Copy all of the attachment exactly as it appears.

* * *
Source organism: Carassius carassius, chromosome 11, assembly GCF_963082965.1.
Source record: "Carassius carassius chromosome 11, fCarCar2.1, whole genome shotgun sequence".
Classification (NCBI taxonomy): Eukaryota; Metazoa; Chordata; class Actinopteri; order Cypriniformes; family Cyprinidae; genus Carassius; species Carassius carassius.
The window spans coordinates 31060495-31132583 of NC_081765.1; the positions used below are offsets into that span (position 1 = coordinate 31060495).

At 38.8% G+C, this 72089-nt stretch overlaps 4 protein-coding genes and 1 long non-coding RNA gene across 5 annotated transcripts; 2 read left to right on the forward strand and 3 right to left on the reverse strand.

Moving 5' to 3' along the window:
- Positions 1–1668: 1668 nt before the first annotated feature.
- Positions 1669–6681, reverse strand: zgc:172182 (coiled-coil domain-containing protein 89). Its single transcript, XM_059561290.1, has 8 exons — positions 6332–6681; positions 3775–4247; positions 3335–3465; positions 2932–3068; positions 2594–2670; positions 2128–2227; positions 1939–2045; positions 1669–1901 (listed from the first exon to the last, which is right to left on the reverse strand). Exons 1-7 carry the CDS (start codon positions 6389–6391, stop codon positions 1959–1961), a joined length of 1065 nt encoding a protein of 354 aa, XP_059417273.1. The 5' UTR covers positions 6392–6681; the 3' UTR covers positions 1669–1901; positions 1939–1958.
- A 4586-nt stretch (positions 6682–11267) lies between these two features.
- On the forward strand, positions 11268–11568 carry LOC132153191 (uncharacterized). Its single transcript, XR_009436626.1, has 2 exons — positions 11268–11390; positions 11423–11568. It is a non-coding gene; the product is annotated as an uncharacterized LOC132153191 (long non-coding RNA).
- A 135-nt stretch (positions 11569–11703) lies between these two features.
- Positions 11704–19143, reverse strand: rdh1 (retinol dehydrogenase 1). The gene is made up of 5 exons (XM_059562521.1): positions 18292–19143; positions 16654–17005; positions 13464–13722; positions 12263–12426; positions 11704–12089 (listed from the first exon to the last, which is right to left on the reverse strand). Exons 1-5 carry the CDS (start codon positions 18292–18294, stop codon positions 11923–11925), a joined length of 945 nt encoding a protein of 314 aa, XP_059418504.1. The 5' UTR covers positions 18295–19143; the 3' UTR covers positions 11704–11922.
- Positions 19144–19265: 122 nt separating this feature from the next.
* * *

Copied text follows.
Source organism: Carassius carassius, chromosome 11, assembly GCF_963082965.1.
Source record: "Carassius carassius chromosome 11, fCarCar2.1, whole genome shotgun sequence".
Classification (NCBI taxonomy): Eukaryota; Metazoa; Chordata; class Actinopteri; order Cypriniformes; family Cyprinidae; genus Carassius; species Carassius carassius.
The window spans coordinates 31060495-31132583 of NC_081765.1; the positions used below are offsets into that span (position 1 = coordinate 31060495).

At 38.8% G+C, this 72089-nt stretch overlaps 4 protein-coding genes and 1 long non-coding RNA gene across 5 annotated transcripts; 2 read left to right on the forward strand and 3 right to left on the reverse strand.

Moving 5' to 3' along the window:
- Positions 1–1668: 1668 nt before the first annotated feature.
- Positions 1669–6681, reverse strand: zgc:172182 (coiled-coil domain-containing protein 89). Its single transcript, XM_059561290.1, has 8 exons — positions 6332–6681; positions 3775–4247; positions 3335–3465; positions 2932–3068; positions 2594–2670; positions 2128–2227; positions 1939–2045; positions 1669–1901 (listed from the first exon to the last, which is right to left on the reverse strand). Exons 1-7 carry the CDS (start codon positions 6389–6391, stop codon positions 1959–1961), a joined length of 1065 nt encoding a protein of 354 aa, XP_059417273.1. The 5' UTR covers positions 6392–6681; the 3' UTR covers positions 1669–1901; positions 1939–1958.
- A 4586-nt stretch (positions 6682–11267) lies between these two features.
- On the forward strand, positions 11268–11568 carry LOC132153191 (uncharacterized). Its single transcript, XR_009436626.1, has 2 exons — positions 11268–11390; positions 11423–11568. It is a non-coding gene; the product is annotated as an uncharacterized LOC132153191 (long non-coding RNA).
- A 135-nt stretch (positions 11569–11703) lies between these two features.
- Positions 11704–19143, reverse strand: rdh1 (retinol dehydrogenase 1). The gene is made up of 5 exons (XM_059562521.1): positions 18292–19143; positions 16654–17005; positions 13464–13722; positions 12263–12426; positions 11704–12089 (listed from the first exon to the last, which is right to left on the reverse strand). Exons 1-5 carry the CDS (start codon positions 18292–18294, stop codon positions 11923–11925), a joined length of 945 nt encoding a protein of 314 aa, XP_059418504.1. The 5' UTR covers positions 18295–19143; the 3' UTR covers positions 11704–11922.
- Positions 19144–19265: 122 nt separating this feature from the next.